Waves of Attacks Target Adobe Reader Bug From 2010

Type threatpost
Reporter Dennis Fisher
Modified 2013-04-17T16:32:46


Adobe vulnerabilityThanks to the wonderful tendency of users not to update their applications, old vulnerabilities never die, they just get overtaken by newer and shinier ones. The attackers know this well, and every once in a while they serve up a nice reminder to the rest of us. The most recent one of these is a string of attacks against an Adobe Reader vulnerability from 2010.

The vulnerability, which is more than two years old, is a flaw in Reader and Acrobat that can be exploited remotely. At the time of the first reports about the bug, there were active attacks going on against it and exploit code was circulating online. But the CVE-2010-0188 bug didn’t turn into one of those huge things that involve widespread malware attacks and so on. And it’s been patched for a long time at this point, but that doesn’t mean it’s of no use to the bad guys anymore.

Researchers at Symantec have found that there are still attacks ongoing against the bug, which affects Reader and Acrobat on all of the major platforms. The attacks involve some highly obfuscated JavaScript, as such attacks are wont to do, and the end result is that once the resultant shell code is on the victim’s machine, it attempts to download a malicious executable from a remote server.

The attacks against this bug have been coming in waves for the last month or so, and Symantec researchers said that the company has seen more than 10,000 such attacks in just the last couple of weeks.

“The JavaScript was embedded in an XFA object (object 8 in the above figure) in an Acrobat Form. The JavaScript manipulated a subform field by using a reference to an embedded element, ‘qwe123b’ in the example. When such an exploited PDF sample is loaded into the vulnerable PDF reading application, the XFA initialize activity is triggered and the embedded JavaScript will be called. After manually de-obfuscating it, we were able to extract the hidden JavaScript,” Jason Zhang of Symantec wrote in an analysis of the attacks.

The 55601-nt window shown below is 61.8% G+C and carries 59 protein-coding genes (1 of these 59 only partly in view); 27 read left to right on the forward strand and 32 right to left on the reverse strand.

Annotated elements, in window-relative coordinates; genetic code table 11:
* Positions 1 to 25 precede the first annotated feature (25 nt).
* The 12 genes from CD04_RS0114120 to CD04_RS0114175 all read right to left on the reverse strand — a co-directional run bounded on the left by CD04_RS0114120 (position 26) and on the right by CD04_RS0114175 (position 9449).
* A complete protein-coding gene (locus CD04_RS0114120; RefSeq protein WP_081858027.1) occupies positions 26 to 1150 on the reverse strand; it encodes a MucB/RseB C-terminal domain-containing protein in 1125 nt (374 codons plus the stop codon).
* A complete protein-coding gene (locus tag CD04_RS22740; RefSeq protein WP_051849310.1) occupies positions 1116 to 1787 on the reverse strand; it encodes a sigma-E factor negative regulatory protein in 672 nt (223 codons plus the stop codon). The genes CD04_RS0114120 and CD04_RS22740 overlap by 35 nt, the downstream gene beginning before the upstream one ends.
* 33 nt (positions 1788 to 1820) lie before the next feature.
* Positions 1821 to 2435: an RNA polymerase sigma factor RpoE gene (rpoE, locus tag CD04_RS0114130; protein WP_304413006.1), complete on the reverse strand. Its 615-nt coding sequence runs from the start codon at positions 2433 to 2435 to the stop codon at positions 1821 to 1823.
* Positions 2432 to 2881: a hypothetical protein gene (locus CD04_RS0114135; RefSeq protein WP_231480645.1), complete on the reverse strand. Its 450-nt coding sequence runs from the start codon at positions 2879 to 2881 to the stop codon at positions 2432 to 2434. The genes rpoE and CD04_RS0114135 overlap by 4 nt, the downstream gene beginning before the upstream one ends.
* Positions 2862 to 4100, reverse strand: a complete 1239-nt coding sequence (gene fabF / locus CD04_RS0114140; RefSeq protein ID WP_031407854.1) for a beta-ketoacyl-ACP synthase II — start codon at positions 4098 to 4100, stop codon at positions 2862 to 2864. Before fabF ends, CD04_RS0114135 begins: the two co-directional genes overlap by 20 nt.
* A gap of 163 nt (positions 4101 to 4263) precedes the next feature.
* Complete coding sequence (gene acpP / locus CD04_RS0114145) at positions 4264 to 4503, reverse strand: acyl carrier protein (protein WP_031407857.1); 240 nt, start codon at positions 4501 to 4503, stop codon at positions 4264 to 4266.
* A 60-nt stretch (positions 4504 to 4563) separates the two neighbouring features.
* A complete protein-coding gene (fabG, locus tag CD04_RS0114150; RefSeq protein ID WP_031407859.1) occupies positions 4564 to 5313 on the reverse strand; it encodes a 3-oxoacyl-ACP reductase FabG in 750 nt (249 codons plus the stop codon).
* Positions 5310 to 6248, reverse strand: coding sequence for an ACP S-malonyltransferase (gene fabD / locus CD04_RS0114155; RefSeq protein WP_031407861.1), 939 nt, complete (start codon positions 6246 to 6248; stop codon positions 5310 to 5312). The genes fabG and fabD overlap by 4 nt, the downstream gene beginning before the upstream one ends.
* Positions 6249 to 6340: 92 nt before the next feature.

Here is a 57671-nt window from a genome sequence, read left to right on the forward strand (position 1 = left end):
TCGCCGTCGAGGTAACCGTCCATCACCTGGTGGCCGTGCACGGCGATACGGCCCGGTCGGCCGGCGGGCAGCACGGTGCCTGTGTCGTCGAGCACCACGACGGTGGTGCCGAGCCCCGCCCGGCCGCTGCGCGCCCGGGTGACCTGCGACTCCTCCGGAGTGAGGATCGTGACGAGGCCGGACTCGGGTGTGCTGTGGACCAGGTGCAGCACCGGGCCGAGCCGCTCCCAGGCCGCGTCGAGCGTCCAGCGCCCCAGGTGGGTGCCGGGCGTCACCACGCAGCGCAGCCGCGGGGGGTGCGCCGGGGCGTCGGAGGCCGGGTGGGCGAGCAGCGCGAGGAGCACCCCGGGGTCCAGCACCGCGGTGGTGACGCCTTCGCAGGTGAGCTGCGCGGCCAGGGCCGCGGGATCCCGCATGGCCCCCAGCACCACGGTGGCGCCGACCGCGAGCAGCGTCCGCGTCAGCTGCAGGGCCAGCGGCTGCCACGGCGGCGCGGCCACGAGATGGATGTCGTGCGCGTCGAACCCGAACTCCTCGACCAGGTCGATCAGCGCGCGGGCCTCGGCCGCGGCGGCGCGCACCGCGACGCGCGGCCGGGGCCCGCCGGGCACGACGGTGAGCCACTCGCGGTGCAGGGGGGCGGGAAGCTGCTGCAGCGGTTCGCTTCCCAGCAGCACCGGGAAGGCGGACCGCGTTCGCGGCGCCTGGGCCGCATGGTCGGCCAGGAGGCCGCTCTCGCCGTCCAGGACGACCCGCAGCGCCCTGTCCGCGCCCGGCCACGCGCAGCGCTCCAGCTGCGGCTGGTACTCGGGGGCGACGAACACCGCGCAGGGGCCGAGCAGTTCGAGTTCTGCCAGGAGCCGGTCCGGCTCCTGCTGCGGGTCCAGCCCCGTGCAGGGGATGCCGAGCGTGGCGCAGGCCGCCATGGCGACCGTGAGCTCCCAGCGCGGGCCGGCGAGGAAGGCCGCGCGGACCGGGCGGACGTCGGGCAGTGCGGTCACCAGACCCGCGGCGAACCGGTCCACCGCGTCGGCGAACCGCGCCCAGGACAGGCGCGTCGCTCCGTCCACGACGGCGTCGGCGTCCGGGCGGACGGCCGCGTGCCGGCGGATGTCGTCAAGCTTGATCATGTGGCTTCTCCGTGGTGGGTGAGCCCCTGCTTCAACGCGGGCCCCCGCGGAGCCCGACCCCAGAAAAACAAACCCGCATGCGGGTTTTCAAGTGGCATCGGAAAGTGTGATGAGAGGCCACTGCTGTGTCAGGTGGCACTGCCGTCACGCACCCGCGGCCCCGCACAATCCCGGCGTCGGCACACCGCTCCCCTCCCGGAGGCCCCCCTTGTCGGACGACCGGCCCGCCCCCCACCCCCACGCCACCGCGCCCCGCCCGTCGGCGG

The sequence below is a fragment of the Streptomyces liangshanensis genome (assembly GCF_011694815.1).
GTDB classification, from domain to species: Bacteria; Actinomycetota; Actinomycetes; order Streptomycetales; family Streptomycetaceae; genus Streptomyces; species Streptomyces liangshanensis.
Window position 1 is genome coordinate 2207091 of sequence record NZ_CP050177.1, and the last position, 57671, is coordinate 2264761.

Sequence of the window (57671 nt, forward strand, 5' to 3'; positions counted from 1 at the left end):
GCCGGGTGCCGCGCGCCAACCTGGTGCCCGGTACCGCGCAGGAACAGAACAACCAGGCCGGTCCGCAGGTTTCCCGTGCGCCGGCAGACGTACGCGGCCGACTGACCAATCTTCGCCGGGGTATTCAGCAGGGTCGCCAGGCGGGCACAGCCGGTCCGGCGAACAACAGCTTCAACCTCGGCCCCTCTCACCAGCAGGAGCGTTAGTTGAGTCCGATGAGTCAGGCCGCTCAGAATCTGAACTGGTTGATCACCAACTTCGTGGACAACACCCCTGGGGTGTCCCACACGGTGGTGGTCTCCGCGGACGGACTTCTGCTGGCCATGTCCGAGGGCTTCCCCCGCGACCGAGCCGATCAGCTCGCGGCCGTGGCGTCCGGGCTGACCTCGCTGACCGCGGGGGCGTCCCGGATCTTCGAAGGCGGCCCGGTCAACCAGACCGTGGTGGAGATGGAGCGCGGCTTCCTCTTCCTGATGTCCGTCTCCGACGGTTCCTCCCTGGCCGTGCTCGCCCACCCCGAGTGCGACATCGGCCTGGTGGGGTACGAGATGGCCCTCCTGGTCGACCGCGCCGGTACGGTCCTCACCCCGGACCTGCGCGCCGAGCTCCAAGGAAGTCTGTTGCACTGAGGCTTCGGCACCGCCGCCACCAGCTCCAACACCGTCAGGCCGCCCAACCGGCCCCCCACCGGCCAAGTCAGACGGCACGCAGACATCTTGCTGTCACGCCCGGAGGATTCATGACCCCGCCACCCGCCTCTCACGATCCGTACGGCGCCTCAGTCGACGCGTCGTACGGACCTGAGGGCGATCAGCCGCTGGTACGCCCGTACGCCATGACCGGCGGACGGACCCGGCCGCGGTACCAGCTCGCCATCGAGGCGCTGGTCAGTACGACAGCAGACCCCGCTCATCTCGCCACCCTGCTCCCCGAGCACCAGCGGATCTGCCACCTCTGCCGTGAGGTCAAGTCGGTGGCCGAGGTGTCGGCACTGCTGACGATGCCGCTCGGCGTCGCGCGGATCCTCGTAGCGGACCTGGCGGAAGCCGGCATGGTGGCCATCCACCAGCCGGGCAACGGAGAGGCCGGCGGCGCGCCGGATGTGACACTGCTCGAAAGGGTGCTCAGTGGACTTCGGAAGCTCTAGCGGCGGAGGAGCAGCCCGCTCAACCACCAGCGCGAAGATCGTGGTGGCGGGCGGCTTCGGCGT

Once the JavaScript runs, it does a few things, including checking the version of the vulnerable application that’s on the targeted machine. That version number is then converted into a huge integer and the JavaScript builds an exploit and shell code that’s specific to that version. It then sprays the shell code into the application’s memory and is off and running. But that’s only half of the game.

The shell code includes an obfuscated URL to which the code attempts to connect and then download an executable.

“It clearly shows that a malicious executable file will be downloaded once the shellcode gets executed successfully. Unfortunately, the malicious file link only existed for a very short time and we have been unable to retrieve the actual executable sample as yet,” Zhang said.